I asked, “This feather that I planted, it holds a piece of someone? Is that what you’re saying, Bernie?” He nodded. “Who? Which piece? Why did I plant it?”
“Cyndie, I don’t know whose soul or what piece exactly. That’s the beauty of it. It’s an anonymous piece of humanity. It only manifests itself to the degree that, IF you believe, then it exists somewhere.”
“Believe what exactly? Please.” I asked impatiently.
“Bernie reached to hold my hand. He opened it and placed my palm flat against the cool earthenware surface of the feather pot. As he held it there he asked, “Can you feel anything? Anything besides the texture of the pot?” I tried. I wanted to feel something. But I didn’t. I shook my head no. “Good, I didn’t think you would.” Bernie said. And, I’ll have to admit that I was glad that I wasn’t supposed to. I wanted to please this old Indian. To get whatever it was that the Higher Power had sent me here to learn from him.
“He asked, “When you ran your hand up over the feathers, you felt something then, didn’t you?” And he guided my hand up the side of the earthenware pot and over the tips of the feathers. Zeek, it was as if they were alive! I mean, really and truly alive. They radiated grace and hope. The energy they emitted was charged with spiritual fortitude. I pulled my hand away. Not as if to recoil, but because it was as if I was caressing the face of Goodness. I felt overwhelmed again.”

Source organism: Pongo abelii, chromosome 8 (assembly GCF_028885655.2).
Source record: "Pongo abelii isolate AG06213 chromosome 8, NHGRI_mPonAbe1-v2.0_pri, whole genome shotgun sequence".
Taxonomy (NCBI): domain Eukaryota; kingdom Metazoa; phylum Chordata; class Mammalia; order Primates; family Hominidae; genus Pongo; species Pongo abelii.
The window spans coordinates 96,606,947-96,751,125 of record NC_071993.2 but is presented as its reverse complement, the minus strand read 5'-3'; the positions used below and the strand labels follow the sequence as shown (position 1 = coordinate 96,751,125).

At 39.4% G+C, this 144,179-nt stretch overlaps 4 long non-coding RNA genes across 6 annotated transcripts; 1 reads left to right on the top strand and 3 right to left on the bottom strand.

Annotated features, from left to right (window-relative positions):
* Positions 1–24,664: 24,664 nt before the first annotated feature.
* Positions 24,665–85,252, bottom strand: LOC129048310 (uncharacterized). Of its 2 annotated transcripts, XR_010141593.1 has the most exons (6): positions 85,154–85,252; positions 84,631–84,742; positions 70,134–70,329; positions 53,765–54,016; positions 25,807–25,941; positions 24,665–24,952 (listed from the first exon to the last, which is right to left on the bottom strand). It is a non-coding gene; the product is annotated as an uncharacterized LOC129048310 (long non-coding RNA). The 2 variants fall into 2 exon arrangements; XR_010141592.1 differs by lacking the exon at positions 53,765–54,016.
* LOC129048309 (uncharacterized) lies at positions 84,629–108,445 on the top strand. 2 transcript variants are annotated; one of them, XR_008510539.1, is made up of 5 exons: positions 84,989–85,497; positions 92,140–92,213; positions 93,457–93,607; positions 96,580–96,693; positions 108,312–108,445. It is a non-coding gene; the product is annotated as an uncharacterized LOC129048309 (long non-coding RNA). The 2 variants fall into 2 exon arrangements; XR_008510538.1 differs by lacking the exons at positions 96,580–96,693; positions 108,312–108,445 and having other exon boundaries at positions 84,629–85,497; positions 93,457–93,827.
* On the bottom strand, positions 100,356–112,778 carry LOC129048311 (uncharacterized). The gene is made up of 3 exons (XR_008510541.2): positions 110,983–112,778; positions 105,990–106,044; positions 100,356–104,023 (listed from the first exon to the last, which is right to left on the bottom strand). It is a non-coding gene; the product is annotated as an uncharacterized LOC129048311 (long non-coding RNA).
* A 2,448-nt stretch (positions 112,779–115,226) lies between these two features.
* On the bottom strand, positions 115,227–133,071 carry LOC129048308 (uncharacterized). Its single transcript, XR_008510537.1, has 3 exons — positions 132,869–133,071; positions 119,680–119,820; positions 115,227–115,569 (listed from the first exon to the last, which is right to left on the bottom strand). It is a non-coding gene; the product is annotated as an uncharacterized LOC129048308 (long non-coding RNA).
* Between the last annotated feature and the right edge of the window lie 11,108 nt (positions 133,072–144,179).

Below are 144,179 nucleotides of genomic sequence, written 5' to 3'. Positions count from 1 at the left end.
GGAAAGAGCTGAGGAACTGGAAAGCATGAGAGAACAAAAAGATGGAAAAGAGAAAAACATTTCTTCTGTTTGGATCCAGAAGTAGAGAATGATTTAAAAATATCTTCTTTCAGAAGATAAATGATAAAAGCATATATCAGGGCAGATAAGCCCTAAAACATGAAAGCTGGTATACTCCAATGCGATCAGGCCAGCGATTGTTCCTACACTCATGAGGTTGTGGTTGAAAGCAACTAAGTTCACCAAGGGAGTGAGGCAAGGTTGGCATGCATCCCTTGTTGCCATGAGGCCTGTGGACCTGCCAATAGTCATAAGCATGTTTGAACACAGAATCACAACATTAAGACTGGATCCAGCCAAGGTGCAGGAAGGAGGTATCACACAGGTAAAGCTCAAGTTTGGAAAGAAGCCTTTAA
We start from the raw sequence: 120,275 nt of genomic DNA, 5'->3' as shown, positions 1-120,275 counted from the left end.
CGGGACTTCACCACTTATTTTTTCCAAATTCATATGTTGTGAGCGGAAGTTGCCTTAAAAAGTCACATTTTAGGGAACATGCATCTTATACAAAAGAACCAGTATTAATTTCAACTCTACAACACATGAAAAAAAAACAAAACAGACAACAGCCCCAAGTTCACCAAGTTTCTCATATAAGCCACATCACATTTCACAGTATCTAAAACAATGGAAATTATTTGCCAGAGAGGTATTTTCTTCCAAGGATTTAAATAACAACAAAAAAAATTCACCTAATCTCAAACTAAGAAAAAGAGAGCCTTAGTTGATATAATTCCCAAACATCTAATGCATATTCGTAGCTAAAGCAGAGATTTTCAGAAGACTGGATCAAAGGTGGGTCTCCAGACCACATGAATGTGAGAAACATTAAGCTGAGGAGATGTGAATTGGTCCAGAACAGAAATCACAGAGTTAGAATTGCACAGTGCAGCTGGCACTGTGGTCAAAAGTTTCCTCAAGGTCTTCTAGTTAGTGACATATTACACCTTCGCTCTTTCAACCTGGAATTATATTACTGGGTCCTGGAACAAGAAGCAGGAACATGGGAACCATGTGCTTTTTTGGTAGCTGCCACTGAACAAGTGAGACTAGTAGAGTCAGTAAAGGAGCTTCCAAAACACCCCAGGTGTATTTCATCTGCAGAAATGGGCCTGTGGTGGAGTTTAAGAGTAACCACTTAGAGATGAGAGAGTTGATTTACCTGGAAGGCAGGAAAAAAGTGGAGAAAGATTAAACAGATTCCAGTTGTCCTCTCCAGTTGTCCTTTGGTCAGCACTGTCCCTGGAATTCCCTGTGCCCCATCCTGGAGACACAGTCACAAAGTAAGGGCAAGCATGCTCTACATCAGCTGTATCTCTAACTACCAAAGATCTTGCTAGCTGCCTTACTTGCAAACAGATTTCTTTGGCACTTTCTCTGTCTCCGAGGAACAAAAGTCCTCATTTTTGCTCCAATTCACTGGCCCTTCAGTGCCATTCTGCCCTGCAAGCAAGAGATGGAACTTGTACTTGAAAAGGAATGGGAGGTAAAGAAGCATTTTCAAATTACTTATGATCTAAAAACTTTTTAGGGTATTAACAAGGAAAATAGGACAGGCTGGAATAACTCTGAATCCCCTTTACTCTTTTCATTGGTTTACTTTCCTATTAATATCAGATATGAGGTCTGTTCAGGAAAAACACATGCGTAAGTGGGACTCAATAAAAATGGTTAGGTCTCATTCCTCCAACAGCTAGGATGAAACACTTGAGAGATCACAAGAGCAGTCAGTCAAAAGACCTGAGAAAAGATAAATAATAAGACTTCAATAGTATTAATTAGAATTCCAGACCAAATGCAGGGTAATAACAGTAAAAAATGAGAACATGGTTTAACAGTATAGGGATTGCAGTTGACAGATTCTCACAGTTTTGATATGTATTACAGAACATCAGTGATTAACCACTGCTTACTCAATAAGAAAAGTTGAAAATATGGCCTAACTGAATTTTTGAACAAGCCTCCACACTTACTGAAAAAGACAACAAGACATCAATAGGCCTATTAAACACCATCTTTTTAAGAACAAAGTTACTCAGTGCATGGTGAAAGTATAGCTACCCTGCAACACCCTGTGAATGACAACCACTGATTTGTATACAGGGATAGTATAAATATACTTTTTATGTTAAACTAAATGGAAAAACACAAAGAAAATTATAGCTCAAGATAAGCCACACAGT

I told the Indian, “I feel spiritual energy coming from those feathers unlike any I have ever felt before. True goodness. And they look as if they are reaching up into the light. To gather strength, perhaps. Or, to emit hope.”
“He asked another question, “By the back door where your grandmother lived, or, in the house where you grew up, do you ever remember seeing, a pot of dirt that just wouldn’t grow anything? No matter what was planted in it, Zinnias or Geraniums, Ivy or Ferns, maybe even a Cherry Tomato plant, that dirt wouldn’t grow anything. Even if you added fertilizer or plant food, lots of water and morning, afternoon or noonday sun. Nothing grew. And, the pot sat by the back door … waiting”
“I’ve seen lots of empty planters in my day Bernie. Discarded dirt. Dried and put aside. Kind of, barren and bleak. As a matter of fact, I’ve created a number of pots just like that, myself. I have a way of killing houseplants. So, the plant dies and I throw it away. But, for some reason, I keep the dirt and the pot, just in case. In case of what? Who knows?”